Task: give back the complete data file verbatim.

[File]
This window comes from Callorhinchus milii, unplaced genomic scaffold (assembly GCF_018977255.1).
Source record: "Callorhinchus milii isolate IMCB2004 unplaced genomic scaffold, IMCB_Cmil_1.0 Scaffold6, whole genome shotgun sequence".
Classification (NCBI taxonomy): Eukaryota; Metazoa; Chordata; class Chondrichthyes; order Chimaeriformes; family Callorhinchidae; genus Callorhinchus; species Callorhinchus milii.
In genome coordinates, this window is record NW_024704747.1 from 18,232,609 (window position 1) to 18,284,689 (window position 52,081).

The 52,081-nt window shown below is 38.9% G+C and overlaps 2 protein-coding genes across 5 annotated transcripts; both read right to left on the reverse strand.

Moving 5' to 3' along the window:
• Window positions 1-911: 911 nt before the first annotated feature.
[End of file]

This window comes from Callorhinchus milii, unplaced genomic scaffold (assembly GCF_018977255.1).
Source record: "Callorhinchus milii isolate IMCB2004 unplaced genomic scaffold, IMCB_Cmil_1.0 Scaffold6, whole genome shotgun sequence".
Classification (NCBI taxonomy): Eukaryota; Metazoa; Chordata; class Chondrichthyes; order Chimaeriformes; family Callorhinchidae; genus Callorhinchus; species Callorhinchus milii.
In genome coordinates, this window is record NW_024704747.1 from 18,232,609 (window position 1) to 18,284,689 (window position 52,081).

The 52,081-nt window shown below is 38.9% G+C and overlaps 2 protein-coding genes across 5 annotated transcripts; both read right to left on the reverse strand.

Moving 5' to 3' along the window:
• Window positions 1-911: 911 nt before the first annotated feature.